Tri-Cities physician mothers speak out as COVID-19 cases surge

Local Coronavirus Coverage

TRI-CITIES, Tenn/Va. (WJHL) – A group of Tri-Cities physician moms who connected over Facebook is speaking out after seeing rising COVID-19 cases in the community, especially affecting kids and teens like their own.

Family medicine physician Dr. Mary McCormick is the mother of an eight and four-year-old.

“We are dealing with a new variant of COVID, we’re not in the same place that we were last year,” Dr. McCormick said. “We are concerned for our community right now, so we as parents are concerned not only for our kids’ safety but also for the safety of our community.”

Dr. McCormick said that her children will be going back to school in person this year but will be wearing masks.

Credit: Mary McCormick

“If you can send your kids to school with a mask, it may not be 100%, but it’s going to help somewhat,” Dr. McCormick said. “If they’re old enough that they can get the vaccine, that’s also going to help.”

Another mother in the group, Dr. Hetvi Joshi, is a physician who works with COVID-19 patients.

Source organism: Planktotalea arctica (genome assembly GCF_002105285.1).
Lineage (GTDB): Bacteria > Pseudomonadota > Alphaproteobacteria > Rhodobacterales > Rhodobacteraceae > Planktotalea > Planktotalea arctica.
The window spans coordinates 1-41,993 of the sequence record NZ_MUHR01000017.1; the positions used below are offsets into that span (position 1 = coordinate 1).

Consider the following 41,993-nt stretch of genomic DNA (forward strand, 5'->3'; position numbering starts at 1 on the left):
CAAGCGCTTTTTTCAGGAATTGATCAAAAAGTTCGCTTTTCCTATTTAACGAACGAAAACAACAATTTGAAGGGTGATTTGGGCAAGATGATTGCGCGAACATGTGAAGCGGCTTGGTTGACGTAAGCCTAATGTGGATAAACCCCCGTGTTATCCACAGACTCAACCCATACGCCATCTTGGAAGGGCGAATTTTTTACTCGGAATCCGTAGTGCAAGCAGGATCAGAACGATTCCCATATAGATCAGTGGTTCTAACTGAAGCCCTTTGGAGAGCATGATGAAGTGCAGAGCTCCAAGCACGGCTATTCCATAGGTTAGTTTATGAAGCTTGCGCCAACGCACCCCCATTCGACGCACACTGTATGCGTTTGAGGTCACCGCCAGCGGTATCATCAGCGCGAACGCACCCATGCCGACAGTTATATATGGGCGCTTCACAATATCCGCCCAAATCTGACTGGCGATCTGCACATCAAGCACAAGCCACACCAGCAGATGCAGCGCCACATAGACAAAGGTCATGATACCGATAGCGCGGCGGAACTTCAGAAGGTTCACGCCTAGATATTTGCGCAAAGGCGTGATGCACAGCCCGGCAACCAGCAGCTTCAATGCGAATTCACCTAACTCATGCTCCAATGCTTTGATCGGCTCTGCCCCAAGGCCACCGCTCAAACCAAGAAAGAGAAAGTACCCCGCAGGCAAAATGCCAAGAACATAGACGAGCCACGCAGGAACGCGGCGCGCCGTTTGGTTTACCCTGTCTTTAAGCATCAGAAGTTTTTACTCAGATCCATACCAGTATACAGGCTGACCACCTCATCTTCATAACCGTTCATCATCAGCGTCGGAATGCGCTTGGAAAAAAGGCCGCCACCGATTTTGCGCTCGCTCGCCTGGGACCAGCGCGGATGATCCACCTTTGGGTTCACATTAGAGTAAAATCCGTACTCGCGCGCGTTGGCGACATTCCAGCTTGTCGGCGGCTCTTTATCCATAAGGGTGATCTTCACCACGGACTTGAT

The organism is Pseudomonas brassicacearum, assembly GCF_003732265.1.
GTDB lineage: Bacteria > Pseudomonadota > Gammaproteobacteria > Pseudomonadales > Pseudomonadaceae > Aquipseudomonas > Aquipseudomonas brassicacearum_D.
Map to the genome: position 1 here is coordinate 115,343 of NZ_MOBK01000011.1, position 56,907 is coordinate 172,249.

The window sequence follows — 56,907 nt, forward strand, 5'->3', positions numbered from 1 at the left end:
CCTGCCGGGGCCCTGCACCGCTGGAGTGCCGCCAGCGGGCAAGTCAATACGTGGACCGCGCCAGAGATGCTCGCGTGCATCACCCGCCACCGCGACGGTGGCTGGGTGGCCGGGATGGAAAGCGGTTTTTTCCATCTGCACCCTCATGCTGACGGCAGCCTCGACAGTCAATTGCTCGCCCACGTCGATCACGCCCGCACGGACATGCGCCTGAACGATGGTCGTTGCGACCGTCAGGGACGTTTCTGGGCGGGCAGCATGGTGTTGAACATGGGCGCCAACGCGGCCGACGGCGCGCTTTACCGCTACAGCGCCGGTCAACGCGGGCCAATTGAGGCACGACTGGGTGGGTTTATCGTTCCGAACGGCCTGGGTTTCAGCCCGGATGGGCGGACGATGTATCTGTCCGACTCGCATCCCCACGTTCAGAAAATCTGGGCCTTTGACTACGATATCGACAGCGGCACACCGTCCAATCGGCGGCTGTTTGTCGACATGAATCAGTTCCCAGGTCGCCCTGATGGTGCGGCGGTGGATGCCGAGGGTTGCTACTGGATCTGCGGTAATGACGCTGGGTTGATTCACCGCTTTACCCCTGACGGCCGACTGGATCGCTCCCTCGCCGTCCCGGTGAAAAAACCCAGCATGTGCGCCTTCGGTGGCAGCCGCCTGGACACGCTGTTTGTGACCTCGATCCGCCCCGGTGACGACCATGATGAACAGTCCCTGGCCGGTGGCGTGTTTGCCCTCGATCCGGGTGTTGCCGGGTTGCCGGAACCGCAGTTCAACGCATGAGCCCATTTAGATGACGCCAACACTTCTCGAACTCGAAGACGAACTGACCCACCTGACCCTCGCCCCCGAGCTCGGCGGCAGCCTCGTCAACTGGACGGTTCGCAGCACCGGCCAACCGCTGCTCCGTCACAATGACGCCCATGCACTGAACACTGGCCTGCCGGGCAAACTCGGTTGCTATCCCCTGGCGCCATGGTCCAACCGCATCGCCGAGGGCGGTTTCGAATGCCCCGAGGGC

“I genuinely wish I can explain in words that can actually match the reality of what we see in the unit,” Dr. Joshi said. “My personal opinion? It’s just pure misery.”

Dr. Joshi said one of the challenges of her job is coming home to her daughter who is too young to be vaccinated. She takes the best preventative measures she can to prevent passing the virus to her.

“It’s really challenging. I mean emotionally, physically, all I can think of is that I don’t pass anything to her from my side,” Dr. Joshi said. “She is still young, and she’s still not yet eligible for the vaccine.”

Dr. Joshi said she can attest that vaccines and masks work because she cares for COVID-19 patients at close proximity daily and has managed to stay healthy by using these methods.

“Less percentage population vaccinated, it creates a high risk for this particular virus to keep mutating and keep this community, our region, and our country at a very high risk for some other mutation which would be more lethal than we are already seeing right now,” Dr. Joshi said.

“Our message to the community is to do everything that you can as a family to prevent the transmission of this virus,” Dr. McCormick said.

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